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Dallas Cowboys: Full Position Breakdown & Depth Chart Analysis at Wide Receiver

Alex HallCorrespondent IIIJune 16, 2014

Dallas Cowboys: Full Position Breakdown & Depth Chart Analysis at Wide Receiver

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    Tony Gutierrez/Associated Press

    Wide receiver is easily one of the Dallas Cowboys' deeper positions on their roster. Dez Bryant is the name that comes to mind for most, but there are other Dallas receivers worth noting as well.

    Dallas invested another pick into the position this past NFL draft. The team hopes to get great production out of Devin Street as it did 2013 pick Terrance Williams last season.

    The Cowboys are certainly young at receiver, but that's not exactly a bad thing. All of a sudden, they have a solid young tandem in Bryant and Williams. Jason Garrett and Co. have some intriguing players up and down this depth chart heading into training camp. 

    Here's a look at what the final depth chart for the Cowboys' wide receiver position will be and an in-depth look at each player.

No. 5: Dwayne Harris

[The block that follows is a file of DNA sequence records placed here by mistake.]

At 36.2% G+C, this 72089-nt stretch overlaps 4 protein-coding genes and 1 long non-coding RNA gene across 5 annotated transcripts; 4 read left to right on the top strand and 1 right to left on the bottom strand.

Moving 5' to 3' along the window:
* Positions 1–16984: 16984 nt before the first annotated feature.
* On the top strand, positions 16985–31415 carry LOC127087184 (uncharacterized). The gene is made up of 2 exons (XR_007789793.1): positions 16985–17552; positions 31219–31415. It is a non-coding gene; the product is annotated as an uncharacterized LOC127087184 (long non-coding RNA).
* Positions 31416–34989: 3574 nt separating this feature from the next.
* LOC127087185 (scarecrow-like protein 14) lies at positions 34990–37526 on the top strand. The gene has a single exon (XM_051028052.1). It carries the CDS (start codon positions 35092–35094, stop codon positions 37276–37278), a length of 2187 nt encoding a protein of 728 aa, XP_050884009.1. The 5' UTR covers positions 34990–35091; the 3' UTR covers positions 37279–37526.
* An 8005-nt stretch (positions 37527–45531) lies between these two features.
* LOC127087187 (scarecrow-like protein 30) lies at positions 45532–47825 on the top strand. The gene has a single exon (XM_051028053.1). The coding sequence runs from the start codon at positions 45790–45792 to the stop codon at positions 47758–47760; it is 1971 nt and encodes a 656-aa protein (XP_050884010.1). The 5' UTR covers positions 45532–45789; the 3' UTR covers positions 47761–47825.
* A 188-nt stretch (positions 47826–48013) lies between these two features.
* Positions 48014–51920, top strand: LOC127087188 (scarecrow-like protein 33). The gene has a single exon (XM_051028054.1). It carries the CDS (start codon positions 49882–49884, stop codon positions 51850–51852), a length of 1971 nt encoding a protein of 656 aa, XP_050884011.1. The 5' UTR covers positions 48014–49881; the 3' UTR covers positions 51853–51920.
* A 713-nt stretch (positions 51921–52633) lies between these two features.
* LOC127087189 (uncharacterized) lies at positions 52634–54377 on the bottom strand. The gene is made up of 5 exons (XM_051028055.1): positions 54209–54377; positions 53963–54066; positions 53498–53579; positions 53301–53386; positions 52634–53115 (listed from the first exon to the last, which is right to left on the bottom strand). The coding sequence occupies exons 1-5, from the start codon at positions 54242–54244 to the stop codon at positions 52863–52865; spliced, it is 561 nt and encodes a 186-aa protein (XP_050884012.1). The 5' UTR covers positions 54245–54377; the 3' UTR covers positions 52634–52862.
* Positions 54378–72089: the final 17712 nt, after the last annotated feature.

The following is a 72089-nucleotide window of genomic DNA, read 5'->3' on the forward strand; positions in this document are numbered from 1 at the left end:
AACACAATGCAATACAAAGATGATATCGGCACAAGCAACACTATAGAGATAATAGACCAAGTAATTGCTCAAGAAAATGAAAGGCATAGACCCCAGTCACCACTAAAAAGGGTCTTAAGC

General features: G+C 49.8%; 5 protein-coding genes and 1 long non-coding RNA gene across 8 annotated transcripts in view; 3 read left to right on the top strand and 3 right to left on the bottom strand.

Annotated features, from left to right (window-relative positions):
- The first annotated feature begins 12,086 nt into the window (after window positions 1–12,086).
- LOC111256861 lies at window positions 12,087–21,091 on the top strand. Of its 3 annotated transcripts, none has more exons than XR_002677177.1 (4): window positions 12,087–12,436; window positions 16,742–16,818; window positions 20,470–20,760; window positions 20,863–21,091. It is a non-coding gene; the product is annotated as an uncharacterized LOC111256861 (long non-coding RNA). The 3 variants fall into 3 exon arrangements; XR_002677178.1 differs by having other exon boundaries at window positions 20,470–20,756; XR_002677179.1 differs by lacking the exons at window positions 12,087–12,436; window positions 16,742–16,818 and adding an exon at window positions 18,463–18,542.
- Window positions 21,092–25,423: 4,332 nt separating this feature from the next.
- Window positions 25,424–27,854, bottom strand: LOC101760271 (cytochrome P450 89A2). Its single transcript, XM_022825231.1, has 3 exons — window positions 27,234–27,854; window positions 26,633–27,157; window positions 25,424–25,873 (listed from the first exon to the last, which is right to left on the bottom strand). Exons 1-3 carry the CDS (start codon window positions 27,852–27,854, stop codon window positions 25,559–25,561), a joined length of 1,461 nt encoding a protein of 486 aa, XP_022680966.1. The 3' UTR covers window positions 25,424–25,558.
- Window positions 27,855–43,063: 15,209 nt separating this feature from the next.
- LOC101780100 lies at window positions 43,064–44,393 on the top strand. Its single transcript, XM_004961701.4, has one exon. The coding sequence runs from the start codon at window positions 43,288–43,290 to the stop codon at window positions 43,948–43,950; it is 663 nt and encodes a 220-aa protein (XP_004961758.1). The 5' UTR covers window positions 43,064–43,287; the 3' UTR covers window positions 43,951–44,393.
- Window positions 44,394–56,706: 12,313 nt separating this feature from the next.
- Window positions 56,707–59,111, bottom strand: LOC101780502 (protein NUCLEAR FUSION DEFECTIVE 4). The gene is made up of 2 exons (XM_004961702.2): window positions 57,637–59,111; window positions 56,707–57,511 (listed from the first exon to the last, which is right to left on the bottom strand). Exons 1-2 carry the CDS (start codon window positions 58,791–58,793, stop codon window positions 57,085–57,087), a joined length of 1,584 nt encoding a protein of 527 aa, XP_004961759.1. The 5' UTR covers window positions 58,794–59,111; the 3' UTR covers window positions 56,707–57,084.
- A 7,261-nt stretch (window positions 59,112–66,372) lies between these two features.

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    USA TODAY Sports

    Dwayne Harris will not be at the bottom of the depth chart due to a lack of talent. Over his three seasons in Dallas, he has shown an ability to catch clutch passes and long ones, too. 

    Harris will be at the bottom of the depth chart because of his returning capabilities and the other young talent at wide receiver. Cole Beasley beat him out for the No. 4 job last year. It's no guarantee that Harris can't win that camp battle this time around, but Tony Romo seemed to have a chemistry with Beasley. 

    Devin Street was not drafted to back up the rest of the receivers on this roster. He was drafted to take Terrance Williams' old spot as the slot wideout.

    That leaves Harris in all likelihood as the No. 5 receiver, playing solely in obvious passing situations. And honestly, that's fine. Harris makes his impact for the Cowboys not on offense, but on kick and punt returns.

    He has returned two punt returns for touchdowns the past two seasons. The East Carolina product also averaged more than 30 yards per kick return in 2013. Special teams is where Harris makes his impact, not on offense.

No. 4: Cole Beasley

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    Jeff Gross/Getty Images

    Some Cowboys fans might not have noticed, but 2013 was actually a career year for Beasley. Albeit he has only been in the league for two seasons, but he put together a fine sophomore campaign. 

    Beasley recorded two touchdowns and averaged more than nine yards per reception last season. While the SMU product isn't going to become the next Reggie Wayne, he knows his role with this team.

    Beasley understands that he is not the big-play or deep-threat guy in this receiving corps. He's the guy who picks up a handful of yards and moves the chains. That's a role that has worked well for players like Jason Witten and Miles Austin in the past.